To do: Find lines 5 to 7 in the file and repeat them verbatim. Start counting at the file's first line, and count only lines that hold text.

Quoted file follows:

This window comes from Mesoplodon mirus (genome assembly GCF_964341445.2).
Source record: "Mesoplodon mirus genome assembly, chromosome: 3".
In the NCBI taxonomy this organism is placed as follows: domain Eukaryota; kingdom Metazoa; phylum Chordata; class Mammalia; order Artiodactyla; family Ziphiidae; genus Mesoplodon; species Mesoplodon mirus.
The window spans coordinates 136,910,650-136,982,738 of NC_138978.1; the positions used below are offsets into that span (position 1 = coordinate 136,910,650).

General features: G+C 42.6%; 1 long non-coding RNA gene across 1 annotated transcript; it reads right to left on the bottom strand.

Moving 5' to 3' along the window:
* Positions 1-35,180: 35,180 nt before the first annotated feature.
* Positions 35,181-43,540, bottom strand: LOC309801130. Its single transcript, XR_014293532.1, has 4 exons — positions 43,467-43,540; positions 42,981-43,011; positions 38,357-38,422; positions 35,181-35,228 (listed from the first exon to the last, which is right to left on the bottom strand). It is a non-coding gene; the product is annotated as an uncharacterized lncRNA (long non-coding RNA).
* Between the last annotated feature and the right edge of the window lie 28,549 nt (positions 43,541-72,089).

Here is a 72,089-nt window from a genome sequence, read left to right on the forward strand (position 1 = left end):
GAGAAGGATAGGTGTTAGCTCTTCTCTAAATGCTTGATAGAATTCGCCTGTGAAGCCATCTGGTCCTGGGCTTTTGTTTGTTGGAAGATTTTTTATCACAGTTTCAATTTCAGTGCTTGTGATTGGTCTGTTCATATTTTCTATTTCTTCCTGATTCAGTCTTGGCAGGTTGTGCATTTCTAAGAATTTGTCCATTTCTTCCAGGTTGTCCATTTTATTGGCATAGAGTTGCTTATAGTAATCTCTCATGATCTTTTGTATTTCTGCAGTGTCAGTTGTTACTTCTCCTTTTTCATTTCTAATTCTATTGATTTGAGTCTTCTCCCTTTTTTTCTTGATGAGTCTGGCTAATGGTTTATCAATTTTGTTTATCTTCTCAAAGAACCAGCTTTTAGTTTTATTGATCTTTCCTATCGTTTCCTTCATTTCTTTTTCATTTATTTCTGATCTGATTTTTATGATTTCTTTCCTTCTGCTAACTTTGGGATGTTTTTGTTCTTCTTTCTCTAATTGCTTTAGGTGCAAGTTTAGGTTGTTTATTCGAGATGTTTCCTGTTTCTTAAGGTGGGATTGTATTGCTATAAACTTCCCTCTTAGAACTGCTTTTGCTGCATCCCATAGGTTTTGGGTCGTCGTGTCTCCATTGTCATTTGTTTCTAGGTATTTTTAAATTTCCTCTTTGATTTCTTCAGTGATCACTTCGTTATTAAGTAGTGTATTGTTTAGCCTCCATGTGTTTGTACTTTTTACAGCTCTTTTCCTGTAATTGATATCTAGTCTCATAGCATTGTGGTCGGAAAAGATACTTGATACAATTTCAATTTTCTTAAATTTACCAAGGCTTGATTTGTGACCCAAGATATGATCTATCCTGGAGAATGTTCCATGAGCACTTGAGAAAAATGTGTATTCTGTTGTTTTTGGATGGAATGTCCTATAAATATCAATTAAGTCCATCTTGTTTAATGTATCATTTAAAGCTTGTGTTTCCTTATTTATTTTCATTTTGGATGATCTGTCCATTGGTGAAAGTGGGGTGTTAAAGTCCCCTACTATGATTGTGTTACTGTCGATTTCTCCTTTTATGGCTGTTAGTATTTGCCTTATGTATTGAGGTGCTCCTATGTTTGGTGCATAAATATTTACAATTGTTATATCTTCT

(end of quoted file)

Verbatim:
General features: G+C 42.6%; 1 long non-coding RNA gene across 1 annotated transcript; it reads right to left on the bottom strand.

Moving 5' to 3' along the window:
* Positions 1-35,180: 35,180 nt before the first annotated feature.